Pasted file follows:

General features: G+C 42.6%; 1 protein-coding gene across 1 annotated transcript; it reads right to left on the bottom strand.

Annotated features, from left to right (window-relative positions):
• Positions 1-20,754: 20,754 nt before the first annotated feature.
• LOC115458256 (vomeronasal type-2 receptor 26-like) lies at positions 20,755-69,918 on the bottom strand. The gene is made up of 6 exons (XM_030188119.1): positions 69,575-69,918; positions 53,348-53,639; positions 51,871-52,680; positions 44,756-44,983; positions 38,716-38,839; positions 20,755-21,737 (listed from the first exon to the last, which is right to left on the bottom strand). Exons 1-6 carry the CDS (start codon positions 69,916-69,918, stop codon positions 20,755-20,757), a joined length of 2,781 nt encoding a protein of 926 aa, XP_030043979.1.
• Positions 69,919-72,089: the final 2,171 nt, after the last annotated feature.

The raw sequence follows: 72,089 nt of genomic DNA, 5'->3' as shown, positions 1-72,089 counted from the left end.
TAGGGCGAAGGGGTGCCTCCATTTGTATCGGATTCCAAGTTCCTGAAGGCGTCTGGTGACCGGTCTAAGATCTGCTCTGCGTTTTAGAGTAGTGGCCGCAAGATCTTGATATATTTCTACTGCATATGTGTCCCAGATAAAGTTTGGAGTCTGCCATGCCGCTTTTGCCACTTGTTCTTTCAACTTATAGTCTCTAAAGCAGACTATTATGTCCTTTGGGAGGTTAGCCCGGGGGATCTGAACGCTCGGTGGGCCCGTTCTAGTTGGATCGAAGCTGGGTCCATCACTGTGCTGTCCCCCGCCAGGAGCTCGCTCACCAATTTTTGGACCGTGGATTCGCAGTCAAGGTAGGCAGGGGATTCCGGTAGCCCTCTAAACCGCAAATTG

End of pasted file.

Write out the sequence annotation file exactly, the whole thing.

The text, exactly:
General features: G+C 42.6%; 1 protein-coding gene across 1 annotated transcript; it reads right to left on the bottom strand.

Annotated features, from left to right (window-relative positions):
• Positions 1-20,754: 20,754 nt before the first annotated feature.
• LOC115458256 (vomeronasal type-2 receptor 26-like) lies at positions 20,755-69,918 on the bottom strand. The gene is made up of 6 exons (XM_030188119.1): positions 69,575-69,918; positions 53,348-53,639; positions 51,871-52,680; positions 44,756-44,983; positions 38,716-38,839; positions 20,755-21,737 (listed from the first exon to the last, which is right to left on the bottom strand). Exons 1-6 carry the CDS (start codon positions 69,916-69,918, stop codon positions 20,755-20,757), a joined length of 2,781 nt encoding a protein of 926 aa, XP_030043979.1.
• Positions 69,919-72,089: the final 2,171 nt, after the last annotated feature.

The raw sequence follows: 72,089 nt of genomic DNA, 5'->3' as shown, positions 1-72,089 counted from the left end.
TAGGGCGAAGGGGTGCCTCCATTTGTATCGGATTCCAAGTTCCTGAAGGCGTCTGGTGACCGGTCTAAGATCTGCTCTGCGTTTTAGAGTAGTGGCCGCAAGATCTTGATATATTTCTACTGCATATGTGTCCCAGATAAAGTTTGGAGTCTGCCATGCCGCTTTTGCCACTTGTTCTTTCAACTTATAGTCTCTAAAGCAGACTATTATGTCCTTTGGGAGGTTAGCCCGGGGGATCTGAACGCTCGGTGGGCCCGTTCTAGTTGGATCGAAGCTGGGTCCATCACTGTGCTGTCCCCCGCCAGGAGCTCGCTCACCAATTTTTGGACCGTGGATTCGCAGTCAAGGTAGGCAGGGGATTCCGGTAGCCCTCTAAACCGCAAATTG